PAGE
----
Tag Archives: foot-speed

Agility Training Improves Cognitive Performance

8 May

The influence of agility training on athletic performance and general fitness is well-documented.  A recent study in the Journal of Strength and Conditioning Research suggests that agility training is more effective than traditional physical training for improving cognitive performance, including reaction time, dichotic listening, and memory.

In the study, traditional physical training consisted of calisthenics and running.  Agility training included non-linear exercises and drills that focused on foot-speed, acceleration, deceleration, change of direction, and reaction.

Agility training seems to have the ability to positively affect several regions of the brain, resulting in improvements in cognitive function and performance.

The study authors suggest that agility training be incorporated into existing physical training programs as a way to improve physical and cognitive performance. The benefits of agility training are likely to occur in various populations, and are not limited to any one specific demographic.

Get STRONGER, Get FASTER!

Your thoughts?

Lateral Agility Ladder Drills

13 May

hqdefault[1]A component of our Speed and Agility training involves working on footwork and foot speed.  When using the agility ladder, we like our athletes to perform drills that involve both linearforward and backward — and lateral movements.

Here’s a short video clip in which one of our athletes demonstrates a few lateral agility ladder drills.  This particular progression involves the following drills, performed in both directions:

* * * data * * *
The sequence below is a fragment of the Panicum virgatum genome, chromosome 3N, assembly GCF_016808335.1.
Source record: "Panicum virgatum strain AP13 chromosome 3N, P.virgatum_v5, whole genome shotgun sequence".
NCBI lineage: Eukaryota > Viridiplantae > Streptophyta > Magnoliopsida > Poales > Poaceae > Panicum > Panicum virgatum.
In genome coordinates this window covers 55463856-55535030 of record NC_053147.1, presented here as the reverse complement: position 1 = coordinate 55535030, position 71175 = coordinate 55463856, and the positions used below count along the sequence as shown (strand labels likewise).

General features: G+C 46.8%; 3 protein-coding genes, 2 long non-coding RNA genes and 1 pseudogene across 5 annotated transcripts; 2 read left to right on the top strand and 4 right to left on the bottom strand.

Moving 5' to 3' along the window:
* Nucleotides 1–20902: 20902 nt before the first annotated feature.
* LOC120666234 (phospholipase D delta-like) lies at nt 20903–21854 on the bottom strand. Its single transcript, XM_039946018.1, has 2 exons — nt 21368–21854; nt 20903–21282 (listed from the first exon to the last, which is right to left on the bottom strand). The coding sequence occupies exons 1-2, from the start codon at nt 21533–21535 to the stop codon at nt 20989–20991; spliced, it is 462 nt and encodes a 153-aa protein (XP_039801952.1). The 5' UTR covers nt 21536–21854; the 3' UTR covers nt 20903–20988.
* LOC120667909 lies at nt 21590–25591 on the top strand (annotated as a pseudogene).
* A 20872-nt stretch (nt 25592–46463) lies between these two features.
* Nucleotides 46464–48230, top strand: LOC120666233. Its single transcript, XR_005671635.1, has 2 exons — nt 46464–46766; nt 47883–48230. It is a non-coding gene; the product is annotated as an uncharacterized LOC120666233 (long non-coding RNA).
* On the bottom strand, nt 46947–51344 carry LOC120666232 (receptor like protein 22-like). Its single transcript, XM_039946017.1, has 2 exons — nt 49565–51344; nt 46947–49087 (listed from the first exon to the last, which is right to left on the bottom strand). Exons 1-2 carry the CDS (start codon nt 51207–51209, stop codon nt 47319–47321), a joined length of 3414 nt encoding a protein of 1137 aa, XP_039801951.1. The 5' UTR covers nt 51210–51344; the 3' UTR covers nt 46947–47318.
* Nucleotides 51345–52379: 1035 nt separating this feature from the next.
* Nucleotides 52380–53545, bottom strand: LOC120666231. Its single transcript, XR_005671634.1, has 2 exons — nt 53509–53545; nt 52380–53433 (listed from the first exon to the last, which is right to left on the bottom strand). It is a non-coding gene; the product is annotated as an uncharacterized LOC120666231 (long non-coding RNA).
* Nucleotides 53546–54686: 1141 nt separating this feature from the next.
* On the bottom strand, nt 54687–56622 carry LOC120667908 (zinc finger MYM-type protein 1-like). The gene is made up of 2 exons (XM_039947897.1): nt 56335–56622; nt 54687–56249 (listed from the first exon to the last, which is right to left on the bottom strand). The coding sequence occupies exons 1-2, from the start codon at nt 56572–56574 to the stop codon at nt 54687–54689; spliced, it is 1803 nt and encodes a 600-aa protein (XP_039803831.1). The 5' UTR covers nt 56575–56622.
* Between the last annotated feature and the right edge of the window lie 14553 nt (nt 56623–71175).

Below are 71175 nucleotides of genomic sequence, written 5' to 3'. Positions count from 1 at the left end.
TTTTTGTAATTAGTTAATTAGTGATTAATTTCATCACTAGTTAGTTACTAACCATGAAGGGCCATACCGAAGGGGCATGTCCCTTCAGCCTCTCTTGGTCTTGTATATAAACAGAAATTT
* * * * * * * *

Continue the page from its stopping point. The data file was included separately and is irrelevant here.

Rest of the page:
1. Lateral shuffle
  2. Lateral crossover (foot over foot)
  3. Lateral crossover (foot under foot)
  4. Carioca

The “foot under foot” drill becomes more challenging when performed at high speed, as your muscle memory will try to turn it into carioca.

These drills should be performed as quickly as they can be done, cleanly (without mangling the ladder).  For the purpose of this video, I asked our athlete — a local high school football player — to demonstrate the drills at a slower speed to better show the correct footwork.

Get STRONGER, Get FASTER!

Your thoughts?

Sprint-Hurdle-Sprint Agility Drill

8 May

hqdefault[1]Here’s another Speed and Agility drill we like for our athletes.  The Sprint-Hurdle-Sprint Drill emphasizes acceleration, deceleration, change of direction (lateral phase), and foot speed.

In the video, one of our athletes — a high school junior football player — demonstrates each phase of the drill.  Here’s the progression:

  • Left foot over hurdles, right foot outside hurdles
  • Right foot over hurdles, left foot outside hurdles
  • Both feet over hurdles, left foot first
  • Both feet over hurdles, right foot first
  • One foot over hurdles, left foot first (left-right-left)
  • One foot over hurdles, right foot first (right-left-right)
  • Lateral shuffle over hurdles, left foot first
  • Lateral shuffle over hurdles, right foot first

Distance between first cone and first hurdle = 5 yards